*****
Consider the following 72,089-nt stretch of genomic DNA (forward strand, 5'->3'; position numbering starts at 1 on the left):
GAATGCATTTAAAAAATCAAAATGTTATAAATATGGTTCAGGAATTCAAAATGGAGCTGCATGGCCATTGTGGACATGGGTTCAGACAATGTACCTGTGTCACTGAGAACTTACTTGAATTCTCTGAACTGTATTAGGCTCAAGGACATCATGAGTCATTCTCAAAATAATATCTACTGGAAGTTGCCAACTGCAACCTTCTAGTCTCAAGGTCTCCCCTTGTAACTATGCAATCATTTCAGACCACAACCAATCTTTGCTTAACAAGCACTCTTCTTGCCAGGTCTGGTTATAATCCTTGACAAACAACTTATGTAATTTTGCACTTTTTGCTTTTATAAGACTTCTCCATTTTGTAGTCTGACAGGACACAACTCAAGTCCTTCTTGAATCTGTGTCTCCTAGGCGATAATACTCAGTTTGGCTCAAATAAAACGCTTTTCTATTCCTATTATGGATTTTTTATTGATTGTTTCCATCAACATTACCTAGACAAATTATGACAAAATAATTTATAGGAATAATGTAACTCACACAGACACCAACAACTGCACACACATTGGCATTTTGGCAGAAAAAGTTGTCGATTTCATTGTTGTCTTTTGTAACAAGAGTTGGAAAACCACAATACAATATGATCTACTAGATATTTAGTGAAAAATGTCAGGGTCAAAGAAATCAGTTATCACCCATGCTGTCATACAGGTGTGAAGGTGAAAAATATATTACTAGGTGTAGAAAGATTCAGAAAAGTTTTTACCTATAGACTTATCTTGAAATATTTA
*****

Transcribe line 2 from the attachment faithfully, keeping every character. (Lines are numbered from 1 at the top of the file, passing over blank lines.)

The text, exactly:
GAATGCATTTAAAAAATCAAAATGTTATAAATATGGTTCAGGAATTCAAAATGGAGCTGCATGGCCATTGTGGACATGGGTTCAGACAATGTACCTGTGTCACTGAGAACTTACTTGAATTCTCTGAACTGTATTAGGCTCAAGGACATCATGAGTCATTCTCAAAATAATATCTACTGGAAGTTGCCAACTGCAACCTTCTAGTCTCAAGGTCTCCCCTTGTAACTATGCAATCATTTCAGACCACAACCAATCTTTGCTTAACAAGCACTCTTCTTGCCAGGTCTGGTTATAATCCTTGACAAACAACTTATGTAATTTTGCACTTTTTGCTTTTATAAGACTTCTCCATTTTGTAGTCTGACAGGACACAACTCAAGTCCTTCTTGAATCTGTGTCTCCTAGGCGATAATACTCAGTTTGGCTCAAATAAAACGCTTTTCTATTCCTATTATGGATTTTTTATTGATTGTTTCCATCAACATTACCTAGACAAATTATGACAAAATAATTTATAGGAATAATGTAACTCACACAGACACCAACAACTGCACACACATTGGCATTTTGGCAGAAAAAGTTGTCGATTTCATTGTTGTCTTTTGTAACAAGAGTTGGAAAACCACAATACAATATGATCTACTAGATATTTAGTGAAAAATGTCAGGGTCAAAGAAATCAGTTATCACCCATGCTGTCATACAGGTGTGAAGGTGAAAAATATATTACTAGGTGTAGAAAGATTCAGAAAAGTTTTTACCTATAGACTTATCTTGAAATATTTA